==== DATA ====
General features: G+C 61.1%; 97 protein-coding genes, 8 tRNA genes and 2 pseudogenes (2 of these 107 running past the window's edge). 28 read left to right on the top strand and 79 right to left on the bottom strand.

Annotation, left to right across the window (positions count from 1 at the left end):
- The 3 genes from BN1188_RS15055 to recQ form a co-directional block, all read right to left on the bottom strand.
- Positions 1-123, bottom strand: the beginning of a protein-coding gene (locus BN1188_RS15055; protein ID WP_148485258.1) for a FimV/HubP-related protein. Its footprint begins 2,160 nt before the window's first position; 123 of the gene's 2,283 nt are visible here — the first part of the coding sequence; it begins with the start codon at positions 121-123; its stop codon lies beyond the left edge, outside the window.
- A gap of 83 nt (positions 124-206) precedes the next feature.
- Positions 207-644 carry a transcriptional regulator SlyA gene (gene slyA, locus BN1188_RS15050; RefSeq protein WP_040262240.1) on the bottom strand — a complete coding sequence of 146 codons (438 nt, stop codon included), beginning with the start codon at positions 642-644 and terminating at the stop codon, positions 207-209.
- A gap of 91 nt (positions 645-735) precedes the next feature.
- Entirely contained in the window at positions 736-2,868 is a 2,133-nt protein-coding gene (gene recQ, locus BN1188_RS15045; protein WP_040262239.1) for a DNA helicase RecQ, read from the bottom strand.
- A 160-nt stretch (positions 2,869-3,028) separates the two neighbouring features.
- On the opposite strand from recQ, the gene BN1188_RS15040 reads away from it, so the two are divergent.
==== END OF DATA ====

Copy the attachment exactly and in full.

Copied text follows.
General features: G+C 61.1%; 97 protein-coding genes, 8 tRNA genes and 2 pseudogenes (2 of these 107 running past the window's edge). 28 read left to right on the top strand and 79 right to left on the bottom strand.

Annotation, left to right across the window (positions count from 1 at the left end):
- The 3 genes from BN1188_RS15055 to recQ form a co-directional block, all read right to left on the bottom strand.
- Positions 1-123, bottom strand: the beginning of a protein-coding gene (locus BN1188_RS15055; protein ID WP_148485258.1) for a FimV/HubP-related protein. Its footprint begins 2,160 nt before the window's first position; 123 of the gene's 2,283 nt are visible here — the first part of the coding sequence; it begins with the start codon at positions 121-123; its stop codon lies beyond the left edge, outside the window.
- A gap of 83 nt (positions 124-206) precedes the next feature.
- Positions 207-644 carry a transcriptional regulator SlyA gene (gene slyA, locus BN1188_RS15050; RefSeq protein WP_040262240.1) on the bottom strand — a complete coding sequence of 146 codons (438 nt, stop codon included), beginning with the start codon at positions 642-644 and terminating at the stop codon, positions 207-209.
- A gap of 91 nt (positions 645-735) precedes the next feature.
- Entirely contained in the window at positions 736-2,868 is a 2,133-nt protein-coding gene (gene recQ, locus BN1188_RS15045; protein WP_040262239.1) for a DNA helicase RecQ, read from the bottom strand.
- A 160-nt stretch (positions 2,869-3,028) separates the two neighbouring features.
- On the opposite strand from recQ, the gene BN1188_RS15040 reads away from it, so the two are divergent.